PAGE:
Mike J. Gold
The long anticipated move by the Federal government to take over the Financial insitutions of Fannie Mae and Freddie Mac in order to get a handle on the mortgage crisis has finally occurred.
The world's large investment banks generally see this as a good thing.
Many experts are expressing confidence that the take over will help stabilize the mortgage industry, believing that the government's decision lifts a cloud of doubt from the indutry.
Many cautious investors will wait until the market actually bottoms out and the goveernemnt decides how to help protect home owners in the future beffore they have the confidence to daive back into the stock market.
Stock markets around the globe have been extremely volatile and directionless lately. The Dow Jones industrial average is still above its mid-July lows, but remains down more than 20 percent from the record it reached last October.
Companies have struggled as credit has gotten more expensive — or impossible to obtain. Chrysler Financial, for example, was recently only able to renew $24 billion of its $30 billion in credit lines, while the clothing retailer Steve & Barry's LLC blamed its inability to borrow money as it sought bankruptcy court protection in July.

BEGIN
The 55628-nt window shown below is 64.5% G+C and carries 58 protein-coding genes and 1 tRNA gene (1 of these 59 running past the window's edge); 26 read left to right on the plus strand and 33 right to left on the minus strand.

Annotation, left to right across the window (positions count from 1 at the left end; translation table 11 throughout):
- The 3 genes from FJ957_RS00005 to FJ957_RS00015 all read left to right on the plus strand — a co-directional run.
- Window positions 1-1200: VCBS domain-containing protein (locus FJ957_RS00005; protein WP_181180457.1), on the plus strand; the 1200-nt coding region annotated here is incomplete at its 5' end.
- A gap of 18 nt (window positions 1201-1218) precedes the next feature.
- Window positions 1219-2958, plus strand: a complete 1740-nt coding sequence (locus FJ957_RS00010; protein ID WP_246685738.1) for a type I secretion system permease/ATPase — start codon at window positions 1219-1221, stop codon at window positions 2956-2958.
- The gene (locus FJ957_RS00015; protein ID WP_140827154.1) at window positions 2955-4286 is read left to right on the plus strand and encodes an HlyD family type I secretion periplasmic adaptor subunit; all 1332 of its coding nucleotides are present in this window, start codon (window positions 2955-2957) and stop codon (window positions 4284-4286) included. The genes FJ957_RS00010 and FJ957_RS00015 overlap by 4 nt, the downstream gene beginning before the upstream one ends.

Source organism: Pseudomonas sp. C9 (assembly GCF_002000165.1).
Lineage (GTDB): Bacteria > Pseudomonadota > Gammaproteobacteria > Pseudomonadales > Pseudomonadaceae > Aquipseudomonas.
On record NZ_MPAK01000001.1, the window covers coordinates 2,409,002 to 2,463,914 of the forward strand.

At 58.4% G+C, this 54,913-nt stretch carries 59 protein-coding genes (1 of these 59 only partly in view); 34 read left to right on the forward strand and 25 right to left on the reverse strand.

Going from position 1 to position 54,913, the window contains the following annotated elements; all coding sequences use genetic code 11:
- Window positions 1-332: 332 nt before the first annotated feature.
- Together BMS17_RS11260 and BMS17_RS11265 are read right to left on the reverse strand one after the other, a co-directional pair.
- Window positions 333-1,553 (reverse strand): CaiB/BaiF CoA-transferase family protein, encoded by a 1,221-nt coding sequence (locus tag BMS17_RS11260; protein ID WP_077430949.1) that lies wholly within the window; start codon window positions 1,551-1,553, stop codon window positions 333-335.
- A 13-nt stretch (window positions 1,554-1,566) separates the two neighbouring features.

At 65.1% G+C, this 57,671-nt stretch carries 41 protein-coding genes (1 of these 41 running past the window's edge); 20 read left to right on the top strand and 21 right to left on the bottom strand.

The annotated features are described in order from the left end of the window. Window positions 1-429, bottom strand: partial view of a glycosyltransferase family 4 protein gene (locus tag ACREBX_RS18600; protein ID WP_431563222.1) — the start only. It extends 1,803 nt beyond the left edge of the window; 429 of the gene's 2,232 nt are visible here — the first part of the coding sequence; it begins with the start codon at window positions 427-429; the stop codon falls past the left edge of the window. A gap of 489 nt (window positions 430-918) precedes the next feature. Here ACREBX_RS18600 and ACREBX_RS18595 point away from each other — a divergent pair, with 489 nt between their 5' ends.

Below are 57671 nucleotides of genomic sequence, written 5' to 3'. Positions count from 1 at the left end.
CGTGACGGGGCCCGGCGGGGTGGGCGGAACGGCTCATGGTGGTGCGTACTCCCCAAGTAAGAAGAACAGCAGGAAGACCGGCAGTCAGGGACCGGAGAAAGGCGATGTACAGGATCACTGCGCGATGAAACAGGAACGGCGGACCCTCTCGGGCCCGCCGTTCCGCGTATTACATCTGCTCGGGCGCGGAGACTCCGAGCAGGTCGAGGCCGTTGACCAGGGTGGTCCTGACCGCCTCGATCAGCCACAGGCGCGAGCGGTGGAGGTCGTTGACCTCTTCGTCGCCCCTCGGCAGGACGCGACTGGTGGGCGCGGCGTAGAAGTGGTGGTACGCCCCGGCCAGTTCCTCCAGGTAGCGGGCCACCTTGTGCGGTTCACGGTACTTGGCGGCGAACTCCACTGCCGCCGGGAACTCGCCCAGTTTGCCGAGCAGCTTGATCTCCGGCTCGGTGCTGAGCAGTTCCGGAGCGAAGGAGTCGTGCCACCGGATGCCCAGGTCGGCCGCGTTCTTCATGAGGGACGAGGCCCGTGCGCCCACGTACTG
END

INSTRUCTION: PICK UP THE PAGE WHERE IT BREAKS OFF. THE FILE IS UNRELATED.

A big reason for the volatility had been the uncertainty over the fate of Fannie Mae and Freddie Mac, which the U.S. Treasury placed into a conservatorship.
The bailout itself does have its negatives — notably, diluting Fannie's and Freddie's common and preferred shares to near-worthless levels.
However, those securities have plummeted so much over the past year that holders have already seen the bulk of their losses. Moreover, the FDIC's Bair pointed out that only a few small institutions have significant exposure to Fannie and Freddie's stock, and that regulators will work closely with those banks to develop capital-restoration plans.
Questions remain about whether financial institutions are valuing their debt-related assets correctly, according to Westwood Capital's Alpert.
But the government's decision to inject more money into the debt market — a multi-trillion-dollar source of funding for the world's businesses — by buying Fannie and Freddie securities should help staunch bank's losses. Soaring mortgage defaults led to a seize-up last summer in the debt market that has only worsened as home prices have continued to fall. The credit crisis has caused the financial industry to write down the value of its assets by more than $300 billion, and lose hundreds of billions of dollars more in actual credit losses.